Drug-Induced Hyperprolactinemia: Causes and Treatment
Prolactin is a hormone that is elevated during pregnancy and peaks in serum levels at delivery. It stimulates lactation and maternal behavior under normal circumstances. Prolactin release from the pituitary gland is inhibited by dopamine, so drugs that inhibit dopamine can allow prolactin levels to increase. Below, we outline the most common medications that can cause drug-induced hyperprolactinemia.
Drugs that commonly cause hyperprolactinemia include many common antipsychotic medications. Risperidone and paliperidone are at the top of the list. In clinical studies, 80-100% of patients taking risperidone had elevated prolactin levels. In addition to these second-generation antipsychotics, first-generation drugs like haloperidol and fluphenazine can also increase prolactin release. Other drugs known to cause hyperprolactinemia include clomipramine, metoclopramide, and certain opioids like methadone and morphine. Interestingly, opioids cause a transient increase in prolactin shortly after the dose, then levels return to normal. Symptoms of hyperprolactinemia can occur within hours of initiating a medication or up to several weeks after.
Symptoms of drug-induced hyperprolactinemia to watch for include galactorrhea, or inappropriate milk production, irregular periods, or infertility in women. Sexual dysfunction is common for men, as well as hair loss and gynecomastia.
Typically, treatment is only indicated for bothersome symptoms or to reduce the risk of long-term side effects. For example, women can experience low estrogen levels as a result of hyperprolactinemia and may require estrogen supplementation to prevent osteoporosis.
The most recent Endocrine Society guidelines from 2011 recommend discontinuing the antipsychotic medication if possible. Prolactin levels should return to normal within 3 days. A dose reduction may help reduce symptoms if feasible for the patient.
After discontinuing the medication, patients may be switched to a prolactin-sparing antipsychotic (i.e. aripiprazole or olanzapine). Discontinuation or switching to a new agent may be preferable in patients who are experiencing other adverse effects or have not been stabilized on the current therapy.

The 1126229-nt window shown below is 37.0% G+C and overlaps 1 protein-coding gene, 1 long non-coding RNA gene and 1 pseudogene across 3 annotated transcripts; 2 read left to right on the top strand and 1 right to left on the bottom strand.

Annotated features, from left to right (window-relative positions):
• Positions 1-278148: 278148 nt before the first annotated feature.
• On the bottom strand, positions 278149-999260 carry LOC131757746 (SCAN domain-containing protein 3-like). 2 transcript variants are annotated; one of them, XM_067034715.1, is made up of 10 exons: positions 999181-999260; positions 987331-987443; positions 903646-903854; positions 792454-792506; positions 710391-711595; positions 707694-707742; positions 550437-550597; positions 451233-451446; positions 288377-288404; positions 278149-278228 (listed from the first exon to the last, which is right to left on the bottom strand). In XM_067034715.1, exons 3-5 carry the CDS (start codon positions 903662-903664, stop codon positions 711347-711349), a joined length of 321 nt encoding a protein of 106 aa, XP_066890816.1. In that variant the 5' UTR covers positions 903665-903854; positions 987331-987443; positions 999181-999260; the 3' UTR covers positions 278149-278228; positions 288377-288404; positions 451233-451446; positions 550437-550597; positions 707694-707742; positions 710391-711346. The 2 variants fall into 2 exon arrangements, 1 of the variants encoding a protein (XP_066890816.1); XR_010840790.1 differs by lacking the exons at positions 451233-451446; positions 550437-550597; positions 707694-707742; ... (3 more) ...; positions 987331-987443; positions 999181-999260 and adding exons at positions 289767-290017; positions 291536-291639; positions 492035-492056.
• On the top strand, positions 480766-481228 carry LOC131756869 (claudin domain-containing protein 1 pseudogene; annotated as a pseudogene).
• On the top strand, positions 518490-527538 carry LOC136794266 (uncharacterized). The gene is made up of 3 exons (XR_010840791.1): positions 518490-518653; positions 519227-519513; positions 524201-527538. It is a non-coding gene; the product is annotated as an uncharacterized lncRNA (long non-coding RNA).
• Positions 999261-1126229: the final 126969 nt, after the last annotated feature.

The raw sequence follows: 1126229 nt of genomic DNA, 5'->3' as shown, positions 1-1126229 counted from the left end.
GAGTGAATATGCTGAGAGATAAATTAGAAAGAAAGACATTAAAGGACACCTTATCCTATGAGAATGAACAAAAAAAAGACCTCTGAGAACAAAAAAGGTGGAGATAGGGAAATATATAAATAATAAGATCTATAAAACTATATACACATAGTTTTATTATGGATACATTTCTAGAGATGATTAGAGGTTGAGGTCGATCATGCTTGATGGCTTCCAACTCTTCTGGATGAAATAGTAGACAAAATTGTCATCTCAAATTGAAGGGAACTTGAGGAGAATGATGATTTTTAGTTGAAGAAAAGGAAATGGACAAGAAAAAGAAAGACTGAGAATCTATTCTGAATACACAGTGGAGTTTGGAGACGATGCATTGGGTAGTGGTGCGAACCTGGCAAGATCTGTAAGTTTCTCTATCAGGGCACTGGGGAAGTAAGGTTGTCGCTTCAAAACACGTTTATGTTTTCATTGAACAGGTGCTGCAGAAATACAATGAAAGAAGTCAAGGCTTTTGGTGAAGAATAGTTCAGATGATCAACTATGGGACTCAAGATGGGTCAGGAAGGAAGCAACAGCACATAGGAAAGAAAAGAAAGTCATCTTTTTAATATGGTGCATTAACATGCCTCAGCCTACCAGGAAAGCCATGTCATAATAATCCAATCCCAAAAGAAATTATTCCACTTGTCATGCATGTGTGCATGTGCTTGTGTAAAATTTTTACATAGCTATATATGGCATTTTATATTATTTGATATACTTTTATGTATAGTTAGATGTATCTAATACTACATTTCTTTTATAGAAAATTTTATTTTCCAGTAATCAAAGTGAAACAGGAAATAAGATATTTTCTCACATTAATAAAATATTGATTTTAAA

Aripiprazole has been a commonly studied medication to switch to as it does not cause hyperprolactinemia and is a partial dopamine agonist, helping to suppress the production of prolactin. Aripiprazole can also be added to existing antipsychotic therapy and can be less disruptive than switching. The best quality evidence at this time is for aripiprazole in schizophrenic patients.
Another option (with less evidence) is the addition of metformin to antipsychotic therapy. The benefit of not adding an additional psychotropic agent is coupled with benefits to the metabolic profile. Metformin may help counterbalance the metabolic adverse effects commonly seen with atypical antipsychotics. However, there is limited evidence for this regimen in hyperprolactinemia; only a handful of studies have been conducted, mostly in Asian populations.
Overall, there is limited evidence for any of the treatment options for drug-induced hyperprolactinemia, and no head-to-head trials have been conducted as of yet. However, in the limited data that does exist, each option shows potential for efficacy and safety.
Previously, the addition of dopamine agonists like cabergoline or bromocriptine was used to manage prolactin levels, but case studies have reported exacerbations of psychosis with these medications. The addition of dopamine agonists should be done cautiously.
When considering the above options, switching antipsychotics may be preferred in patients who are experiencing other bothersome side effects or have not been stabilized on treatment. Adding aripiprazole may be preferable for schizophrenic patients who have been stabilized on therapy and the risks of switching would be greater than the risks of adding an additional agent.
Hyperprolactinemia is an adverse effect of certain medications, but it can often be tolerated by patients with no sign of symptoms. If patients are symptomatic from drug-induced hyperprolactinemia, we can hopefully manage those symptoms through careful selection of medications.
This article was written by Eva Carlson, PharmD Candidate in collaboration with Eric Christianson, PharmD